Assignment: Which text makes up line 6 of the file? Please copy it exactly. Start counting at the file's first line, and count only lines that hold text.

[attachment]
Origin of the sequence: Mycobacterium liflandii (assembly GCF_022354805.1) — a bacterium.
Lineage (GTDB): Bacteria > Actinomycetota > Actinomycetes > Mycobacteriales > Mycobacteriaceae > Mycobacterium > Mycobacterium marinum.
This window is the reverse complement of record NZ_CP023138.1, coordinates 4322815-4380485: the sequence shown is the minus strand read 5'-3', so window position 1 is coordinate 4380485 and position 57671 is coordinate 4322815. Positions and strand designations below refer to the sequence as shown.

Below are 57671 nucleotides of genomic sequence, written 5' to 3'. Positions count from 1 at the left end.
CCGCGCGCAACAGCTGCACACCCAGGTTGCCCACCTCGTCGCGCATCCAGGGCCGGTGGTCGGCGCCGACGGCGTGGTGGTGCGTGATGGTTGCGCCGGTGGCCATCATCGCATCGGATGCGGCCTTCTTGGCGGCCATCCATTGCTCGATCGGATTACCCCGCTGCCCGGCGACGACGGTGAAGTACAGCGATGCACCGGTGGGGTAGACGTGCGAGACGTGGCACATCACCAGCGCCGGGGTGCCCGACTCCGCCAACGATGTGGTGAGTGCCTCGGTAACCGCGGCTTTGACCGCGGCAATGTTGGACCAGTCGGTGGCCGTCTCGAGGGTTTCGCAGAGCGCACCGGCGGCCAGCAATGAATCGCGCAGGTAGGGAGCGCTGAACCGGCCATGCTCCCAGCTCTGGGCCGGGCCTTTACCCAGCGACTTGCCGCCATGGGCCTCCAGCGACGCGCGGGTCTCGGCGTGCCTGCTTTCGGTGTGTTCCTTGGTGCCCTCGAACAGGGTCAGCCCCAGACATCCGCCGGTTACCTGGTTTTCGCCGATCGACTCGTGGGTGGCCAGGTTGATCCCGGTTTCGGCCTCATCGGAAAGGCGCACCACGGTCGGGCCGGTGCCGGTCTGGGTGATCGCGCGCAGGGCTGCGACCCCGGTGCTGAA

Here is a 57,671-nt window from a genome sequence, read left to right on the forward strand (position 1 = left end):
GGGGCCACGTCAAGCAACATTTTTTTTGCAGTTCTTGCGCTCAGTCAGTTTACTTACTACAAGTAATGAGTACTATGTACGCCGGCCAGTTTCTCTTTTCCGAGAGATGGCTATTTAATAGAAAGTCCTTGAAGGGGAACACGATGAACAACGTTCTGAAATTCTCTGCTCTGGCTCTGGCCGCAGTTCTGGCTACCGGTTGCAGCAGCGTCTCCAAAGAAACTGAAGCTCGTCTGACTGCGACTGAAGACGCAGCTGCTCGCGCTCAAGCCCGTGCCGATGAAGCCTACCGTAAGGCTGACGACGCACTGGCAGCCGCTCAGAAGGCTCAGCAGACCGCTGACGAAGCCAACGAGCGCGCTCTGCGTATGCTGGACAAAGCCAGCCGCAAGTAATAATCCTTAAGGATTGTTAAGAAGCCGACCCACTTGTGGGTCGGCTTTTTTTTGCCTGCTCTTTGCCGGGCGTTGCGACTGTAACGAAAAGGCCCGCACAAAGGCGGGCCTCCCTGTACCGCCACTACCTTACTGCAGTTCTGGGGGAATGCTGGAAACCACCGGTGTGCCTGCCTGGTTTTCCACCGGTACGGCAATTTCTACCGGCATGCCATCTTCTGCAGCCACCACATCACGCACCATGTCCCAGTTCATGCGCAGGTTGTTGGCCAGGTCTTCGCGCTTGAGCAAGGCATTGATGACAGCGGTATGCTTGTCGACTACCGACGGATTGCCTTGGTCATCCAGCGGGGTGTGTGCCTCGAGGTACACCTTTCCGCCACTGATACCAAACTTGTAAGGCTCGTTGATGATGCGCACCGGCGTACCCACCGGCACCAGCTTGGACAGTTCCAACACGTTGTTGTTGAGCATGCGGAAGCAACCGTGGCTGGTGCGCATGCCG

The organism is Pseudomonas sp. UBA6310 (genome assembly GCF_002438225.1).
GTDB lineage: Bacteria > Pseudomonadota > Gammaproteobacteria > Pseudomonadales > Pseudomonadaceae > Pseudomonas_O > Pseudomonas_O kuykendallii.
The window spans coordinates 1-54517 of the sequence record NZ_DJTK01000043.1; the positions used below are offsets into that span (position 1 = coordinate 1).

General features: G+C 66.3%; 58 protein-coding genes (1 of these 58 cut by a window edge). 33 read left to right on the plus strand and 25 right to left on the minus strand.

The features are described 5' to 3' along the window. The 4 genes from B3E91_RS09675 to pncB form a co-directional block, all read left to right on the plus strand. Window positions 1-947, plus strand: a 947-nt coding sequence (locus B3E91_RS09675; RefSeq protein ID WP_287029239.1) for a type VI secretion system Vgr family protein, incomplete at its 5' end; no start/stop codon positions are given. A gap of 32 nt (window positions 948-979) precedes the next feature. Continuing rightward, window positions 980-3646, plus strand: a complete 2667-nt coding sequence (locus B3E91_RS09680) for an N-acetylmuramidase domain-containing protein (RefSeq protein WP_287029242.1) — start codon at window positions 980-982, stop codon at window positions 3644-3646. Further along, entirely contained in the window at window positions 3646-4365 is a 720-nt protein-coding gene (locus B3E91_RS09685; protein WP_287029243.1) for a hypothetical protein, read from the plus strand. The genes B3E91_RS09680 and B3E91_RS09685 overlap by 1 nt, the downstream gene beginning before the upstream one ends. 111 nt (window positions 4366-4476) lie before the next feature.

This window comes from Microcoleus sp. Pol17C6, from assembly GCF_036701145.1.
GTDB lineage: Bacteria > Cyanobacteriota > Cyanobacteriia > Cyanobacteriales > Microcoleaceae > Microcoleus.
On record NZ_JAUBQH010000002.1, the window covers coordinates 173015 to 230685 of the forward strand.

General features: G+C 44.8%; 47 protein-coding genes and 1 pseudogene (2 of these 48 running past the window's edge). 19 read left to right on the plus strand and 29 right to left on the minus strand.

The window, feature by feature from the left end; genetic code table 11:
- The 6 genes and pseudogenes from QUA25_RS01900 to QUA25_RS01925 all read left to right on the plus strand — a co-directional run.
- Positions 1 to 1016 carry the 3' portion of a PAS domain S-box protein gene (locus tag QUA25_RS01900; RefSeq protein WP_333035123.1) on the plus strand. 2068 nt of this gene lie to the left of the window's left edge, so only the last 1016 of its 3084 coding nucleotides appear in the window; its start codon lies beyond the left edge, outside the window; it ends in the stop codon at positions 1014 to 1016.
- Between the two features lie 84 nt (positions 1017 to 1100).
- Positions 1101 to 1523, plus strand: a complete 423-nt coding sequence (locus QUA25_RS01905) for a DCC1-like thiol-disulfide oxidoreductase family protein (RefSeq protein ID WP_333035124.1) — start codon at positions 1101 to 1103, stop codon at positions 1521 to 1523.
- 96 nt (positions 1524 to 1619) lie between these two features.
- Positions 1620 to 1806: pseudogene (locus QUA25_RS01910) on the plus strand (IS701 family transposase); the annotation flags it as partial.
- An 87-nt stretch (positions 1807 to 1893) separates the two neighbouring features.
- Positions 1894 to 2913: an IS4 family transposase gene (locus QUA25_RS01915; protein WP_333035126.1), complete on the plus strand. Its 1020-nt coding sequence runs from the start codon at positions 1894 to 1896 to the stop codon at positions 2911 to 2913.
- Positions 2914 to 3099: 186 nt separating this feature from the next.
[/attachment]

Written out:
Here is a 57,671-nt window from a genome sequence, read left to right on the forward strand (position 1 = left end):